It is at these times that I enjoy delving into data and analyzing things before adding my two cents of opinion to the conversation. There are several assumptions that are behind claims that 4th Edition is too complex and becomes increasingly unmanageable as the party advances in level, which culminates in Epic Tier combat encounters that take longer to run and longer to design. Let’s examine a few of the assumptions:

  • Combat includes too many moving parts and the parts move more dramatically as the players advance in level.
  • Players gain more options in combat as they advance in level.
  • Players gain more powerful options (i.e., status effects) in combat as they advance in level.

Below, data is presented that address these assumptions.

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Do You Know Your Role?

My article next week will address several combat-related issues. Before that time, I compiled preliminary data to obtain feedback from readers. The following tables were created by coding the powers for three character Classes found in the Dungeons & Dragons 4th Edition Character Builder.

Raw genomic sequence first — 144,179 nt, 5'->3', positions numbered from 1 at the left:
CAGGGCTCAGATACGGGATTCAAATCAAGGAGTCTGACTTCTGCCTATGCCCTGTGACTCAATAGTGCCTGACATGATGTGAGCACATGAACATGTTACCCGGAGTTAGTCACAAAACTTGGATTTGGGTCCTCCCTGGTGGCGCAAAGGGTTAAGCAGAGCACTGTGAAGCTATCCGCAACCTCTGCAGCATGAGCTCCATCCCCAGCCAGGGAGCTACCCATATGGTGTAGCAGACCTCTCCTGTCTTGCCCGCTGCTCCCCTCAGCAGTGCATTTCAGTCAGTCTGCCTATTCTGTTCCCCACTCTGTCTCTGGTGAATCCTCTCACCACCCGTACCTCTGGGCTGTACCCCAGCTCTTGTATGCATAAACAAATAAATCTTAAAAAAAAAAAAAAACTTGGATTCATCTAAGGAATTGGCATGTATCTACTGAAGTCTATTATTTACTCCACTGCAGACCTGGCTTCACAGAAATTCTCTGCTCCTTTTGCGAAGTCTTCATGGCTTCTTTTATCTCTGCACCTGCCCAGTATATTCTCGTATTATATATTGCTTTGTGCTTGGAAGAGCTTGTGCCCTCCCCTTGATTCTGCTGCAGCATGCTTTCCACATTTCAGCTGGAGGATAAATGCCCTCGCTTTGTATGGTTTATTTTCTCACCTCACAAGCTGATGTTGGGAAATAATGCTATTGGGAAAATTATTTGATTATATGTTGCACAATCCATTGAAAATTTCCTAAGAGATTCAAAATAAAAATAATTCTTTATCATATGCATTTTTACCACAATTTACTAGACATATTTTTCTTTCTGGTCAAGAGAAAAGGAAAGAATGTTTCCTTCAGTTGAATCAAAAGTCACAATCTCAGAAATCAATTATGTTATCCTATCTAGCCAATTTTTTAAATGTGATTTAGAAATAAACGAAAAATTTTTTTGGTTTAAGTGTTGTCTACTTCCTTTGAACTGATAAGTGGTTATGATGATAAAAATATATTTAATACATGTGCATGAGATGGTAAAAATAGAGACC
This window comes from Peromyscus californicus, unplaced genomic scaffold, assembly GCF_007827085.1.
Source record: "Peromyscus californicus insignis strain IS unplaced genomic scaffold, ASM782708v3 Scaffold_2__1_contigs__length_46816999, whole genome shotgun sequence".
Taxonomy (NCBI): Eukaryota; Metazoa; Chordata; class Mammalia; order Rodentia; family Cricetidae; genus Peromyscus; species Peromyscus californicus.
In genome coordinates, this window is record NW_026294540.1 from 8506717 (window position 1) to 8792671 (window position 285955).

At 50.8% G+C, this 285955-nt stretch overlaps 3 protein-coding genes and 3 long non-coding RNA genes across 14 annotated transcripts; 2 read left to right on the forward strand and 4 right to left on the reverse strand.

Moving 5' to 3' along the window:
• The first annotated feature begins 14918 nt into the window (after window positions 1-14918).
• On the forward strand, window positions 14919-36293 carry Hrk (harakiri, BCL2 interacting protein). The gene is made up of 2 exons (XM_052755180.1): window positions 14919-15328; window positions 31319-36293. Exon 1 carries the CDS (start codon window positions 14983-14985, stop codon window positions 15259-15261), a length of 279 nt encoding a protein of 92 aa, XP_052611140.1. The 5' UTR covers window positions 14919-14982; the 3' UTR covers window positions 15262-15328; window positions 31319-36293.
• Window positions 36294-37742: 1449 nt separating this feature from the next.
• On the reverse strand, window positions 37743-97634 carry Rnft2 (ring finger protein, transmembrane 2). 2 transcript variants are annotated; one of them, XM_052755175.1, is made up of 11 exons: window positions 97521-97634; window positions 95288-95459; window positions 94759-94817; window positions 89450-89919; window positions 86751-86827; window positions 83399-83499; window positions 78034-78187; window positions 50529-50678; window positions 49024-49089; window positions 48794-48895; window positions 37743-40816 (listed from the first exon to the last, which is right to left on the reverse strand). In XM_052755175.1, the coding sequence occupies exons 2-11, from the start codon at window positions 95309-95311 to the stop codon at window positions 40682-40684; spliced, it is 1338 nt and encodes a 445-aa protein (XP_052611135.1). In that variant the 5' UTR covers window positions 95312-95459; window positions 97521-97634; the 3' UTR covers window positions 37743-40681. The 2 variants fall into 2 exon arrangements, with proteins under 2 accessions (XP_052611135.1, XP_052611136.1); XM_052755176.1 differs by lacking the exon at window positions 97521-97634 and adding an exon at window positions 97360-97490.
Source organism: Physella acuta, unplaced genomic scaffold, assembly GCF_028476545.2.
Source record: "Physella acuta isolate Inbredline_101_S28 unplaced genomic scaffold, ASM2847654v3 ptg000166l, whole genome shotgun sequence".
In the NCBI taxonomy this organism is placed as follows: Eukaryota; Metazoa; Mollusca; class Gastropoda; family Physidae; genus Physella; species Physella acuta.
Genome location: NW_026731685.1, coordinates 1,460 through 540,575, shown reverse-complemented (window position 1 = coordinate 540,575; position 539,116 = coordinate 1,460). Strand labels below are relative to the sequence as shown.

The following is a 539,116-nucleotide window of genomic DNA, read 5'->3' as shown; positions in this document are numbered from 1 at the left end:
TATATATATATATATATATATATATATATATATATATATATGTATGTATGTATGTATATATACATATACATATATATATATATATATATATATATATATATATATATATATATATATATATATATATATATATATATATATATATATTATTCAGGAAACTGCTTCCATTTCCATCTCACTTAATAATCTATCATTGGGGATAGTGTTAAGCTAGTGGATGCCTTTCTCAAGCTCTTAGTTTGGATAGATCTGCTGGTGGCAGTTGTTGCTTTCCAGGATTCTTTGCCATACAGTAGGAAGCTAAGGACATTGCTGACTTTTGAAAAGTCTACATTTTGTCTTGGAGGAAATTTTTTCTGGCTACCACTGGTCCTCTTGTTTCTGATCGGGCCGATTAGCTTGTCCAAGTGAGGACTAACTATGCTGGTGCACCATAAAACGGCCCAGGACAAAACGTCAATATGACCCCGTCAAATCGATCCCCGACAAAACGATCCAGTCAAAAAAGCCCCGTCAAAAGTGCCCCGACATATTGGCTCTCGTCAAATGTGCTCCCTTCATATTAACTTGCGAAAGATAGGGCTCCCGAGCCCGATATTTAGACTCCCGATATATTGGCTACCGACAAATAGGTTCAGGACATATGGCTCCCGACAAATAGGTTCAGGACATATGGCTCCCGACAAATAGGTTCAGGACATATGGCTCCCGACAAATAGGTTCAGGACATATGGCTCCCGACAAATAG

To code the information, I went through each power (At-Will, Encounter, Daily) and coded the type of Status Effect it could apply to an enemy (or enemies). For example, if a power caused an enemy to be knocked prone and dazed, then the power was coded to have 1 Prone and 1 Dazed Effect. If a power did not apply a Status Effect, then it was coded as a 0; however, I have removed the zero values in the hopes of creating a table that is easier to view and understand. After each power was coded, I totaled the Status Effects by Tier (Heroic, Paragon, Epic).